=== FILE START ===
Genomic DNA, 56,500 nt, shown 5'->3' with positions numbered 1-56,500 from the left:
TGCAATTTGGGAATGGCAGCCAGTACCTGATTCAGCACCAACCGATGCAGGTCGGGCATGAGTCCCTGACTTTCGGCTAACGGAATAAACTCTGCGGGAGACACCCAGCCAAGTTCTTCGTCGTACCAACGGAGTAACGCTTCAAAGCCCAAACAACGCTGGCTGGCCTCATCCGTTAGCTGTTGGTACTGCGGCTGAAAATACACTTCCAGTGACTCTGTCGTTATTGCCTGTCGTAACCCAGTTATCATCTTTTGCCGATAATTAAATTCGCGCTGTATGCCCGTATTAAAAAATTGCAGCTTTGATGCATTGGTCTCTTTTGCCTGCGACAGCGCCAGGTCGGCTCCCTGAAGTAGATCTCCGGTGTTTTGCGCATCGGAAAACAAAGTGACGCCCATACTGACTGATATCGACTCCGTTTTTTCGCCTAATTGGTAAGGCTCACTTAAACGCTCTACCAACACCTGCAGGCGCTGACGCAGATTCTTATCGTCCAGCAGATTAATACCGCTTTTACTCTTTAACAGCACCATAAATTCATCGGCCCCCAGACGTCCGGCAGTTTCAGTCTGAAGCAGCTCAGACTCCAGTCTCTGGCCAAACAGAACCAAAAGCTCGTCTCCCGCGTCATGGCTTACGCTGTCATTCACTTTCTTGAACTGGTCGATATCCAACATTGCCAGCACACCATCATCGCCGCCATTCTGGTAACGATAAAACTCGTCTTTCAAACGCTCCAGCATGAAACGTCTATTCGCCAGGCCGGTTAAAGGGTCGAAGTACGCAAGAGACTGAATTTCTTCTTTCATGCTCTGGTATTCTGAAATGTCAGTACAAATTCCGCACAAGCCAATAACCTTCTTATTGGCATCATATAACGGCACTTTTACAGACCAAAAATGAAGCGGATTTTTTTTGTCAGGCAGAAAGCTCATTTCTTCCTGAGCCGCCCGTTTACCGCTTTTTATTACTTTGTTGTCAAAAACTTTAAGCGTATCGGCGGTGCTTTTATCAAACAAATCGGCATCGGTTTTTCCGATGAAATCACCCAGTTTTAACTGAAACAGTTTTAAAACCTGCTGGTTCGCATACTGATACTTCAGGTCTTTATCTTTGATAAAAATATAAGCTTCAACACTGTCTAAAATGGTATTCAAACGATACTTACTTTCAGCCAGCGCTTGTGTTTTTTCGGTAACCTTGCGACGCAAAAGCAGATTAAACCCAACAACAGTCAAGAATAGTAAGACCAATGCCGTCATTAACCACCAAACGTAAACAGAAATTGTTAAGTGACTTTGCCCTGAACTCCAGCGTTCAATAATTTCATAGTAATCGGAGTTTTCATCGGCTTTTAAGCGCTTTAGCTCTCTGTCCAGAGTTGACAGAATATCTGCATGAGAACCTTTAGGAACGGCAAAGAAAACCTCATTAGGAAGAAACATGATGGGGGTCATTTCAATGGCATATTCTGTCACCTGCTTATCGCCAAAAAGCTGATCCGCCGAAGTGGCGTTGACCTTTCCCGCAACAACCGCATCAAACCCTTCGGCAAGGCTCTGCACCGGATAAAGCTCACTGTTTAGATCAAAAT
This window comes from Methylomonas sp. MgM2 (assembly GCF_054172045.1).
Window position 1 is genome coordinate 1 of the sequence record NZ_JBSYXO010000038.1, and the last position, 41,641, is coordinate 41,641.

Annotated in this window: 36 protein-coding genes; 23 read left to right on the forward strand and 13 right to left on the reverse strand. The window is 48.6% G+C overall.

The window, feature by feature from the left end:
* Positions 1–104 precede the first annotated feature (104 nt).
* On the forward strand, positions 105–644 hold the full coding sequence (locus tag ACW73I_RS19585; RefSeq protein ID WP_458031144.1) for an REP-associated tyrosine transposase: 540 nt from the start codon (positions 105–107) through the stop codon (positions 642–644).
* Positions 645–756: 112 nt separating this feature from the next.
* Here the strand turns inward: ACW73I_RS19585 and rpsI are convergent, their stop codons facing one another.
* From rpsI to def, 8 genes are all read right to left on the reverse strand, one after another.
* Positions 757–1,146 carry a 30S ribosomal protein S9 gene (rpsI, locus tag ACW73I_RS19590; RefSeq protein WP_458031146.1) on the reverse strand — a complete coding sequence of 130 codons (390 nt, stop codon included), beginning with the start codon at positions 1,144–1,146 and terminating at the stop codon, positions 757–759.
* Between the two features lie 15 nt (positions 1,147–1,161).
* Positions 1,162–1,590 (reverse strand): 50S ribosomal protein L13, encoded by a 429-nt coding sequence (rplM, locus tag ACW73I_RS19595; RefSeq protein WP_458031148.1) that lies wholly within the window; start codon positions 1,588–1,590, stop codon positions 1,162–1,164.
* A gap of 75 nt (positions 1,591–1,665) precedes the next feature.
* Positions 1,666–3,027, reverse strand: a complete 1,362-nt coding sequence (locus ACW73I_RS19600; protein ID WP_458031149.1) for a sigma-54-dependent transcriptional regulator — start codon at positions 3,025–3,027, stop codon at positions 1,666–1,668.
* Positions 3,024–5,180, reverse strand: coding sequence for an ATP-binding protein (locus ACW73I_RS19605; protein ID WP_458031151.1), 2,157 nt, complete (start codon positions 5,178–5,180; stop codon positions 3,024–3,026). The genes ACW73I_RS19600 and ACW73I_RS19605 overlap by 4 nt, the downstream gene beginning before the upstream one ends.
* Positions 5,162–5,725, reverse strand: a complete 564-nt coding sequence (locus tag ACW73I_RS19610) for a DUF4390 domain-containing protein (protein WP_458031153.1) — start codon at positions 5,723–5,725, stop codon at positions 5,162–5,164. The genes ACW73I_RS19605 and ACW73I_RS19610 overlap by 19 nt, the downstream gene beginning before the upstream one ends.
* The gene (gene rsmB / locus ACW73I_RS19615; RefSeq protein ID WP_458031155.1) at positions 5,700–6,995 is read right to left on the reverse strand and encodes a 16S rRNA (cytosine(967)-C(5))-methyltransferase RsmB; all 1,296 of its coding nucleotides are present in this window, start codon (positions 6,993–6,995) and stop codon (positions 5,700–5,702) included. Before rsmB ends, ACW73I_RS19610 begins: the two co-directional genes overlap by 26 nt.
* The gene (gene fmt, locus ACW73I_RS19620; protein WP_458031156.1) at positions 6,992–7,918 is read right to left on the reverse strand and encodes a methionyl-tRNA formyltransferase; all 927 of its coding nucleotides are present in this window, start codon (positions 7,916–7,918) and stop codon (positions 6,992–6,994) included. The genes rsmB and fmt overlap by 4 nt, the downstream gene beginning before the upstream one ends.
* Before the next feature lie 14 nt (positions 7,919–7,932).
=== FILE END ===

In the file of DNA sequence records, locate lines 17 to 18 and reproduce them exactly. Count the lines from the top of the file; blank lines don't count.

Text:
* Positions 3,024–5,180, reverse strand: coding sequence for an ATP-binding protein (locus ACW73I_RS19605; protein ID WP_458031151.1), 2,157 nt, complete (start codon positions 5,178–5,180; stop codon positions 3,024–3,026). The genes ACW73I_RS19600 and ACW73I_RS19605 overlap by 4 nt, the downstream gene beginning before the upstream one ends.
* Positions 5,162–5,725, reverse strand: a complete 564-nt coding sequence (locus tag ACW73I_RS19610) for a DUF4390 domain-containing protein (protein WP_458031153.1) — start codon at positions 5,723–5,725, stop codon at positions 5,162–5,164. The genes ACW73I_RS19605 and ACW73I_RS19610 overlap by 19 nt, the downstream gene beginning before the upstream one ends.